Being aligned with God in prayer requires us to live the Bible not just study it and talk about it! We need to, as Paul wrote in Colossians 3:16, ‘Let the words of Christ, in all their richness, live in your hearts and make you wise. Use his words to teach and counsel each other.’
God’s words to us, in the Bible and through the work of the Holy Spirit, must live in us. They must shape and cleanse and mature our soul, mind, and hearts. They are not just there for a mere mental study. They are there for life change which brings me to a second and final point this morning.
Slide 9 For not only are our desires to be inline with God’s will but so must our lives be in line with God’s will.
Again, we turn again to scripture to find this truth. Adam and Eve disobeyed God’s command to not eat of a certain tree in Eden. There was King Saul who overstepped his boundaries as king and lost God’s favor as king.
In the New Testament there was Judas whose hopes and dreams for a political revolution (the most common view for his betrayal) caused him to turn Jesus over to be crucified.
As we engage in prayer for our concerns, which the Lord wants us to do as we read in Philippians 4:6, ‘Don’t worry about anything; instead, pray about everything. Tell God what you need, and thank him for all he has done,’ we need, however, to make sure that we are truly inline with God’s will in all aspects of our lives.
As I conclude, I want us to take time to pray for the people and situations that appear on the screen in a moment. But before we do, I want to have us remember that God wants us to bring our concerns and our hopes to Him in prayer. He is interested in every area of our lives and He truly, truly knows what is best.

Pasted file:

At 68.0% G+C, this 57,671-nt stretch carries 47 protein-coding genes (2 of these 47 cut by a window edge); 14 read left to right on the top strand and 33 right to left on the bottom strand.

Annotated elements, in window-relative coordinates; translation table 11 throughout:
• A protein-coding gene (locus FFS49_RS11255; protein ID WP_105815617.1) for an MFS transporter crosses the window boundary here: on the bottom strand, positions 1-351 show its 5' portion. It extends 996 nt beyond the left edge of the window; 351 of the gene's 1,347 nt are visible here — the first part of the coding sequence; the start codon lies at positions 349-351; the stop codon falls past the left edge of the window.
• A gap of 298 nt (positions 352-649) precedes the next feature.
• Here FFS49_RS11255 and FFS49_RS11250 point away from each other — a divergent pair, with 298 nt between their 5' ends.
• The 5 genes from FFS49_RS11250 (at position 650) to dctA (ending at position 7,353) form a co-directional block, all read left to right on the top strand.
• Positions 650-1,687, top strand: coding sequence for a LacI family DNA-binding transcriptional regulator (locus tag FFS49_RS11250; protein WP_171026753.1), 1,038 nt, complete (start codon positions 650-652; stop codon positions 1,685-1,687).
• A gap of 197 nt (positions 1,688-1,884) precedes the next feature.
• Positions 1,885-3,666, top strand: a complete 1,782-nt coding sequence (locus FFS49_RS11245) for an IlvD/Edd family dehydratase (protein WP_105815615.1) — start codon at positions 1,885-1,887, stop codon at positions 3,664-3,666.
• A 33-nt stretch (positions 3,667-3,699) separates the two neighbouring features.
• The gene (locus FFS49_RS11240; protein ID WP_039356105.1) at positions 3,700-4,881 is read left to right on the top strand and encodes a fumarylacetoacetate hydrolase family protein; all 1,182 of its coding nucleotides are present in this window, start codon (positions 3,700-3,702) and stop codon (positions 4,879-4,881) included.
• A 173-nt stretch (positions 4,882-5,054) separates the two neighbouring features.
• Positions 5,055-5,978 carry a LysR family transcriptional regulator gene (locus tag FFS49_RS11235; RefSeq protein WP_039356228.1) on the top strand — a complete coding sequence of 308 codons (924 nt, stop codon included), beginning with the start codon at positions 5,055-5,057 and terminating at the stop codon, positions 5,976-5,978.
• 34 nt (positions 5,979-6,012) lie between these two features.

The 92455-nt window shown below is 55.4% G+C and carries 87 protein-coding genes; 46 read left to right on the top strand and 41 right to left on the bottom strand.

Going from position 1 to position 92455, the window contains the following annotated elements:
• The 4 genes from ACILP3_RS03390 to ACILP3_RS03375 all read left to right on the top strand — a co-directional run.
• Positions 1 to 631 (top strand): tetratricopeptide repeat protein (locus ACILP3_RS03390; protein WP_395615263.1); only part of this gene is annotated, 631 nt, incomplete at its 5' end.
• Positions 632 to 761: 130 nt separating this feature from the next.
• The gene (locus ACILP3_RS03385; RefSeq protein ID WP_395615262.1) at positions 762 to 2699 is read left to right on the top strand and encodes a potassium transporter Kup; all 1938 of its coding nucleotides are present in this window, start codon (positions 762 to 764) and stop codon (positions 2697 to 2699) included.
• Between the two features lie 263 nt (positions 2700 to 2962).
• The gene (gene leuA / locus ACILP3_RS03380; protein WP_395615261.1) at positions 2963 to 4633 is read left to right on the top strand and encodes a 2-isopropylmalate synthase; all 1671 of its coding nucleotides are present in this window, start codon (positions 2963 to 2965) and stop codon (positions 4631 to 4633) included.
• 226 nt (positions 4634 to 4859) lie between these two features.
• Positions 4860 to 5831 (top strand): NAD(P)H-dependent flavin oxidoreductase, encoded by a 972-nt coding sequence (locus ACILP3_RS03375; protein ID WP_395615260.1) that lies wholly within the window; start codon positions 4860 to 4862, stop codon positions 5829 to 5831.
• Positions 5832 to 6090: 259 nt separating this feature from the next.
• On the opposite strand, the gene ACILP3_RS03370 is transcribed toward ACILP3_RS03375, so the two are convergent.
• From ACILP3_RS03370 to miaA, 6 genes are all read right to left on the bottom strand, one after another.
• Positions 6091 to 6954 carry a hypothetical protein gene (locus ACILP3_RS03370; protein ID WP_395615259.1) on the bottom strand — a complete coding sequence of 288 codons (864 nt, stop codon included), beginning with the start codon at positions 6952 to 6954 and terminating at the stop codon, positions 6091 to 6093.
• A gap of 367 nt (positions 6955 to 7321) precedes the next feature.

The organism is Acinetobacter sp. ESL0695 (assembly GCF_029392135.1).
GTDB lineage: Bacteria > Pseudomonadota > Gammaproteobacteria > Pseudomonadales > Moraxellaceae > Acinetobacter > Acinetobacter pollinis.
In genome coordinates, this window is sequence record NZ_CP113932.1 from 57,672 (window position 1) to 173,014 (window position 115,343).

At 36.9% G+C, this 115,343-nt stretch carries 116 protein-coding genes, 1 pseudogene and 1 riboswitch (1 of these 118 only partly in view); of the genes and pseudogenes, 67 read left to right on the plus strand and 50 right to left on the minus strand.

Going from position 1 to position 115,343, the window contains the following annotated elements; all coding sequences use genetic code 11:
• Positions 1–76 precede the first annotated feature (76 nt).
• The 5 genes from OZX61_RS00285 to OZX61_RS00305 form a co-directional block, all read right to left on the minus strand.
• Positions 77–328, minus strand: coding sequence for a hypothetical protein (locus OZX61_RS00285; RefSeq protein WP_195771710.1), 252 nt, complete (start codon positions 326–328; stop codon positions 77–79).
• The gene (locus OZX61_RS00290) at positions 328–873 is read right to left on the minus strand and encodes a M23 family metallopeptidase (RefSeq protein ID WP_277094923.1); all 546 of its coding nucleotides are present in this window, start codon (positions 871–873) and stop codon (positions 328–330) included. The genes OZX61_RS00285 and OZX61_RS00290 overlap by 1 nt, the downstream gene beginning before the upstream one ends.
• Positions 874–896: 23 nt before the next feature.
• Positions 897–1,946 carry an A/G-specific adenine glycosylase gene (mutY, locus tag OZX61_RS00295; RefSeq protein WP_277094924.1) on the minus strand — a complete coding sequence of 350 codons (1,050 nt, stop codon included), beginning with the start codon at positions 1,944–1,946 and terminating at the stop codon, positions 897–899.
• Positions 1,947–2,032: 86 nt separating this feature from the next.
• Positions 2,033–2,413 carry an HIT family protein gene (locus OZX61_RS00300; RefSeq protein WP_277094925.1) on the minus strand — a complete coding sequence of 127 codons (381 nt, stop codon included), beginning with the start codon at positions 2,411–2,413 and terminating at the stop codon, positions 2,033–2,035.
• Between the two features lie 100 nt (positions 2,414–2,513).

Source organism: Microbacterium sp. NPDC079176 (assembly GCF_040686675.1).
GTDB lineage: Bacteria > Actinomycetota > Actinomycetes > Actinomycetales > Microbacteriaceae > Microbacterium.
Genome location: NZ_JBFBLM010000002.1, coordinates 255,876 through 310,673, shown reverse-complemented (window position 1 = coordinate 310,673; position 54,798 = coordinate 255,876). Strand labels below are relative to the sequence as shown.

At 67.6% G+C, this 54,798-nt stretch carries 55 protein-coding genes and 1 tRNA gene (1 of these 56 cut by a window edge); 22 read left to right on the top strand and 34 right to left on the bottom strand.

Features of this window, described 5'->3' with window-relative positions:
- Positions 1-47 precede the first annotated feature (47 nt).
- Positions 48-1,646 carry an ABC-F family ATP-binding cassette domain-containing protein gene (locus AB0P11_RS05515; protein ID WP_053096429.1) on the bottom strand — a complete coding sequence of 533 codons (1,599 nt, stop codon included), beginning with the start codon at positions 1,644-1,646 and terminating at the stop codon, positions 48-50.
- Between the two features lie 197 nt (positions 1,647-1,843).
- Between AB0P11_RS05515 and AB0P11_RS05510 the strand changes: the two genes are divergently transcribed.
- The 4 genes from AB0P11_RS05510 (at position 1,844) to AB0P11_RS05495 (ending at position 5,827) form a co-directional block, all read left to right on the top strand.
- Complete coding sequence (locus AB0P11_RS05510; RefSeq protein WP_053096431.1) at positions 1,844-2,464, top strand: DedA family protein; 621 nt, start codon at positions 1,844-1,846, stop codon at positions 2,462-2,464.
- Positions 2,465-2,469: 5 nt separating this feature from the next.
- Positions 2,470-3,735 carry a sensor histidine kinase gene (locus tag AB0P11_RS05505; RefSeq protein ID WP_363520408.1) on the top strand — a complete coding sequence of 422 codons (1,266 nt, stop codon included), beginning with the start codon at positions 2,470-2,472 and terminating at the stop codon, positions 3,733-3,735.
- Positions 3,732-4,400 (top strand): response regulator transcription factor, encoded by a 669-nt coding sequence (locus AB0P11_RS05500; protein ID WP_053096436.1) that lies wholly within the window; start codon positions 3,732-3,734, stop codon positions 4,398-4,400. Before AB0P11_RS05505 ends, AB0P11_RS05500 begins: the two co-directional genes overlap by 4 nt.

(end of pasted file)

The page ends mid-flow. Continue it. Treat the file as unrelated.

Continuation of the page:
After we see this clip, we are going to spending time in corporate prayer and I will be inviting you to pray for those concerns and person that are important to you as part of our prayer time.
Slide 10 (Video clip, ‘Supplication’ from
Making Prayer as A Second Language)

MacDonald article can be found at:
http://www.christianitytoday.com/le/2007/003/14.48.html

Mains’ quote is taken from his sermon on supplication that is part of the ‘Prayer as Second Language’ series available from sermonview.com

Prayer: An Attitude of Gratitude

Psalms 100:1-100:5
This past week, our elementary, middle, and high school students joined with thousands of other Indiana students in taking the ISTEP test. I have not heard a great deal of thankfulness from my two for the test but I sense there has been a great deal of thankfulness for the conclusion of the test. Am I wrong, students?
This got me to thinking about how humorous, and honest, kids are sometimes when it comes to prayer and thankfulness. For example there was the child who was asked to pray before the evening meal one night.
He looked over the table before bowing his head to pray. But instead of praying aloud, he picked up his fork and began to eat.
Puzzled, his parents asked him why he did not pray before his meal. He responded, ‘I already prayed for this food; these are leftovers!’
Slide 1 We are in the third segment of a four-part series, ‘Making Prayer Your Second Language’ and today we focus on the place of thanksgiving in prayer.
Now, one of the issues that we have addressed in this series deals with the attitude we bring to prayer.
Slide 2 For example, if we follow our simple outline of ACTS: (Adoration, Confession, Thanks, and Supplication) we can be in prayer with an attitude that says, ‘God! You’re awesome!’ And in that attitude we are able to truly praise God for who He is.
Then as we move into confession an attitude of humility before God as we admit the truth about ourselves and our condition is an essential attitude for us to receive forgiveness and a clean slate.
But as we move beyond telling God that He is awesome and that we are truly and deeply sorry for our sins, having an attitude of gratitude for what He has done for us is also very, very important.
For what are you thankful this morning? Is there not at least one thing that you are thankful for? In our brief video clip this morning, we are going to be presented with several things to be thankful for. Use it as a time to thank God for what He has done for you.
Slide 3 Video clip from ‘Making Prayer a Second Language’ on Thanksgiving
Slide 4 Our main text for this morning is Psalm 100 and here it is again…
Shout with joy to the Lord, O earth! Worship the Lord with gladness. Come before him, singing with joy.
Slide 5 Acknowledge that the Lord is God!
He made us, and we are his. We are his people, the sheep of his pasture.
Slide 6 Enter his gates with thanksgiving;
go into his courts with praise. Give thanks to him and bless his name.